In one implementation, ionic media deposition is performed by way of an electroplating process. In the electroplating process, the substrate 810 is submerged in an electrolytic solution, where ionic media from the solution bonds with the VSD material (which is in a conductive state) in the exposed regions defined by the pattern. As a result of this step, conductive material 840 is formed on the substrate 810, and the VSD material 812 underlies the conductive elements or components that will result from the formation of the conductive material 840.
As described with an embodiment of
As also described, the application of the voltage may be steady or pulsed.
Alternative ionic media deposition processes may be performed. For example, as described with an embodiment of
In a step of
An embodiment such as described by
One or more embodiments provide for LED substrate to include an array of LED components that are designed to be separated from the substrate and used individually, or in combination with other LEDs.
While embodiments such as described with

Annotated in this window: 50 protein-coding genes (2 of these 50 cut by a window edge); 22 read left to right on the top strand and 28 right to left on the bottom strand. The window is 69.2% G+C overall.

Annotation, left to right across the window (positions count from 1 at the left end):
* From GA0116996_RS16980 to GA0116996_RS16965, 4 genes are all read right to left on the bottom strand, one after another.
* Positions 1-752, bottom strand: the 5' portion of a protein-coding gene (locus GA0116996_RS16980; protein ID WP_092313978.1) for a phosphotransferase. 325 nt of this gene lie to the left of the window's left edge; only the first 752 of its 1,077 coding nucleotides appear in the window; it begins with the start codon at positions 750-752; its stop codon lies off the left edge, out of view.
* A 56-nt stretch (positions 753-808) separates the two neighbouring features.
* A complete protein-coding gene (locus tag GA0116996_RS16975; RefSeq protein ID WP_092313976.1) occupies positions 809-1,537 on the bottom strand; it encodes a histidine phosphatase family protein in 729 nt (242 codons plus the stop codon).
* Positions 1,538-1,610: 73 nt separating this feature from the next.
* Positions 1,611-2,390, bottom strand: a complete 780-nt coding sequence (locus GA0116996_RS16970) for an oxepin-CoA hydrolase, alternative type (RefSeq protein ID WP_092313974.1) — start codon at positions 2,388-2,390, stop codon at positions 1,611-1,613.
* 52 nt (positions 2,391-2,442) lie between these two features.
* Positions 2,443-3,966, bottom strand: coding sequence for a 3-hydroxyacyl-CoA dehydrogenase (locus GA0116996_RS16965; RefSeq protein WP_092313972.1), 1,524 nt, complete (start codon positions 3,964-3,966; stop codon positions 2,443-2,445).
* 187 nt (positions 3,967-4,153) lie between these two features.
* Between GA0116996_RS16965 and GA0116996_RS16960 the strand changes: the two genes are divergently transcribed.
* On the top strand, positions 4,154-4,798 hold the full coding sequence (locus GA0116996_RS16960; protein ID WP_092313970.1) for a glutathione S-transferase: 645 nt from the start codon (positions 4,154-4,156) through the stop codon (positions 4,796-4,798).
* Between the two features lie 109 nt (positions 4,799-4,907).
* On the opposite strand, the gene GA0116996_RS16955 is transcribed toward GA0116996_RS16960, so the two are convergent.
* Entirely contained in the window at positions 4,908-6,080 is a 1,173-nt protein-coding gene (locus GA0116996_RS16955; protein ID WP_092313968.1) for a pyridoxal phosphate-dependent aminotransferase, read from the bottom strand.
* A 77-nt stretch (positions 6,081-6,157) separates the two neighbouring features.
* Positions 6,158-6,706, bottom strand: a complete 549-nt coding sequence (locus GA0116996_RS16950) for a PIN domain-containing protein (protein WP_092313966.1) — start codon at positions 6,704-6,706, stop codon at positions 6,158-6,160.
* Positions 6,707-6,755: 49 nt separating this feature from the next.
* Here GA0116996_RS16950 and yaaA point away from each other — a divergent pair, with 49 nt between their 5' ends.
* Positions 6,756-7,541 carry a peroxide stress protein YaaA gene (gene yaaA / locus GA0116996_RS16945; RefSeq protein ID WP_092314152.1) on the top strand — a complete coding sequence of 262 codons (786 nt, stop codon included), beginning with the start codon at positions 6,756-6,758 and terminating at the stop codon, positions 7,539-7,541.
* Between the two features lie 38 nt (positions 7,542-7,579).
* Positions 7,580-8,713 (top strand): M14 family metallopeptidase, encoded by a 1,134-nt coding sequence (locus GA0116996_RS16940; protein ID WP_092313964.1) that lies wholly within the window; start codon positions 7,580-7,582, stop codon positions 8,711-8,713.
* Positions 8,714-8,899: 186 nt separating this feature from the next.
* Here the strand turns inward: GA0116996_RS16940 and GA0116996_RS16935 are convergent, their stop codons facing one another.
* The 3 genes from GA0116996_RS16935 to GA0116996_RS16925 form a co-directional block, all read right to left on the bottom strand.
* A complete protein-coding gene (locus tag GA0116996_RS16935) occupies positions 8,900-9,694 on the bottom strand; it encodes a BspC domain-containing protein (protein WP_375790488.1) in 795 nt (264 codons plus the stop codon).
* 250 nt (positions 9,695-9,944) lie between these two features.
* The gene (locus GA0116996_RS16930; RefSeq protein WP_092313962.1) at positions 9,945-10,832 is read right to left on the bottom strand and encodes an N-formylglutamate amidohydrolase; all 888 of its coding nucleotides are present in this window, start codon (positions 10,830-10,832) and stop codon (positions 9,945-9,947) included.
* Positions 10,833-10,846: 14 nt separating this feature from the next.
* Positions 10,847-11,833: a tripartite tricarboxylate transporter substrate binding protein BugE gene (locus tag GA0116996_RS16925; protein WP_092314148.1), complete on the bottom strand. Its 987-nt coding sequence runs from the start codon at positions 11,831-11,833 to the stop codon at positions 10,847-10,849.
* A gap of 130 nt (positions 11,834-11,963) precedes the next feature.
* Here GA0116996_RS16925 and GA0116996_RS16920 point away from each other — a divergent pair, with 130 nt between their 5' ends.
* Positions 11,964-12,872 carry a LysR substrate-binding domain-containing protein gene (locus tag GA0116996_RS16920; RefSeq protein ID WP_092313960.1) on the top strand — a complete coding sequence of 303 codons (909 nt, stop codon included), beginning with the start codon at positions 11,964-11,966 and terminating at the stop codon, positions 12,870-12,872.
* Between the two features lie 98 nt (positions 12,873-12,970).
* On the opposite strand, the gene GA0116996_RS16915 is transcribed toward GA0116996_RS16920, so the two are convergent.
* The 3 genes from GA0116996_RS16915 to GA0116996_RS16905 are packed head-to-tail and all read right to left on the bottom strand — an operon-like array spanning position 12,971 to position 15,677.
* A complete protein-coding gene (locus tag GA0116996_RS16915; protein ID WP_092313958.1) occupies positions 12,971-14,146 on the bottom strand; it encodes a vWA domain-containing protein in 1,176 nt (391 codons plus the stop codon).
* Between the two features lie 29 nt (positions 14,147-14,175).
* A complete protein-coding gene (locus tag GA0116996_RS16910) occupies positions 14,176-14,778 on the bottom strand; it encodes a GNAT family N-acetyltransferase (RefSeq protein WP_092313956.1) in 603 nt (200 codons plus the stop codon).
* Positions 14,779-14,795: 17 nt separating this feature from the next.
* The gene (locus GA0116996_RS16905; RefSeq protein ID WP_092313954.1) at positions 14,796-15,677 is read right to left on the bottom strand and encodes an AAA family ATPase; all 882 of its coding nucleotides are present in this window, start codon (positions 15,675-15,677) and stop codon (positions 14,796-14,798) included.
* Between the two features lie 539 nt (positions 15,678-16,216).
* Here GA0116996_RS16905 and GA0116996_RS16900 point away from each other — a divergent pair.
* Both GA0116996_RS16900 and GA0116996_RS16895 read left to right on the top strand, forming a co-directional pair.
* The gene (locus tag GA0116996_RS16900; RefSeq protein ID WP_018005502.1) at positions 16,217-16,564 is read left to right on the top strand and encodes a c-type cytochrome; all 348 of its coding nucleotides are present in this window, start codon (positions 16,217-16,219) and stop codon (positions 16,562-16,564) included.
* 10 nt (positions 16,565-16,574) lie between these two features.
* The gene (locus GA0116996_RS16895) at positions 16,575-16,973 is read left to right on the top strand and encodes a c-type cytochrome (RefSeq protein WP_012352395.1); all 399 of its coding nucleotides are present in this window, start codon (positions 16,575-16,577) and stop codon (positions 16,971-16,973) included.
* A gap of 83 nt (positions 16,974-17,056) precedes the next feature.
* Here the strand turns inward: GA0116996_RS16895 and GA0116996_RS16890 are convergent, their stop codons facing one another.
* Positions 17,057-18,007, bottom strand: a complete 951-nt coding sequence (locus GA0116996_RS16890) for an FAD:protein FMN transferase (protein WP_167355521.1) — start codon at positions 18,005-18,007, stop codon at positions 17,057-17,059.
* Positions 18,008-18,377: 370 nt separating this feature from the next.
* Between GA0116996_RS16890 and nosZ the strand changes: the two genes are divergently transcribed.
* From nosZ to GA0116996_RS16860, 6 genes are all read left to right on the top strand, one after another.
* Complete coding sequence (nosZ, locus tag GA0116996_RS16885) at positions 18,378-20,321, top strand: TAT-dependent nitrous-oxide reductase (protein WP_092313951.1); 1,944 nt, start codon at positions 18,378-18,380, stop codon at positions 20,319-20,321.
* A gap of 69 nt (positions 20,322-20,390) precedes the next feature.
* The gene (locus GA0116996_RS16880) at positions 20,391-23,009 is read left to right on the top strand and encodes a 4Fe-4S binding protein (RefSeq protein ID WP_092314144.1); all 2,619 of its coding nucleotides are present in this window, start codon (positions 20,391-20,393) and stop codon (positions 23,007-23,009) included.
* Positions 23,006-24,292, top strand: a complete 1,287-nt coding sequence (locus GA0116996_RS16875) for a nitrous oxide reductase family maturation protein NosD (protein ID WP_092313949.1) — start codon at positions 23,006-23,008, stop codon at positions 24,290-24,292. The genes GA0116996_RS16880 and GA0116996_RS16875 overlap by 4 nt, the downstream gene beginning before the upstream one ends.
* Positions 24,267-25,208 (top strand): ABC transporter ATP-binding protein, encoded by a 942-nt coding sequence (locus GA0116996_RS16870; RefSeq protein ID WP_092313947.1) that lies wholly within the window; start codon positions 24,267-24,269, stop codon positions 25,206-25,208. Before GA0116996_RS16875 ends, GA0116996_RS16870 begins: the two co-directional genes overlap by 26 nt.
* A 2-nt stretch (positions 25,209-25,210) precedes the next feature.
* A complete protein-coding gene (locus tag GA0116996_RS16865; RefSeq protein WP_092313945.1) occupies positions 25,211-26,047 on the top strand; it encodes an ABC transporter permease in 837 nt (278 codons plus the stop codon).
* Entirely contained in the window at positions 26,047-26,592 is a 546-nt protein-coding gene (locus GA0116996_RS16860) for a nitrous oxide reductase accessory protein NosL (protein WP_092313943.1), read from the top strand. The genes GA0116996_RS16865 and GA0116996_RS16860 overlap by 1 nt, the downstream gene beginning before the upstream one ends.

Moreover, with regard to any of the embodiments described, the LED substrate may be multi-dimensional. For example, components for an LED substrate may be incorporated on both sides of a substrate, and then conductively interconnected through use of one or more vias. The creation of a conductive vias may be performed in any one of many conventional techniques. Alternatively, one or more embodiments provide for formation of a vias on a substrate such as shown in embodiments of
In addition to two sided substrates, vias may extend conductivity to multiple conductive layers for a suitable designed substrate. For example, some substrates include intermediate thickness layers that include electrical components and elements. Vias may extend to connect to such layers embedded in the overall thickness of the substrate. In this way, the LED substrate may include conductively connected LEDs on different planes or surfaces, as well as components or elements that interconnect with the LEDs.
Embodiments described with reference to the drawings are considered illustrative, and Applicant's claims should not be limited to details of such illustrative embodiments. Various modifications and variations may be included with embodiments described, including the combination of features described separately with different illustrative embodiments. Accordingly, it is intended that the scope of the invention be defined by the following claims. Furthermore, it is contemplated that a particular feature described either individually or as part of an embodiment can be combined with other individually described features, or parts of other embodiments, even if the other features and embodiments make no mentioned of the particular feature.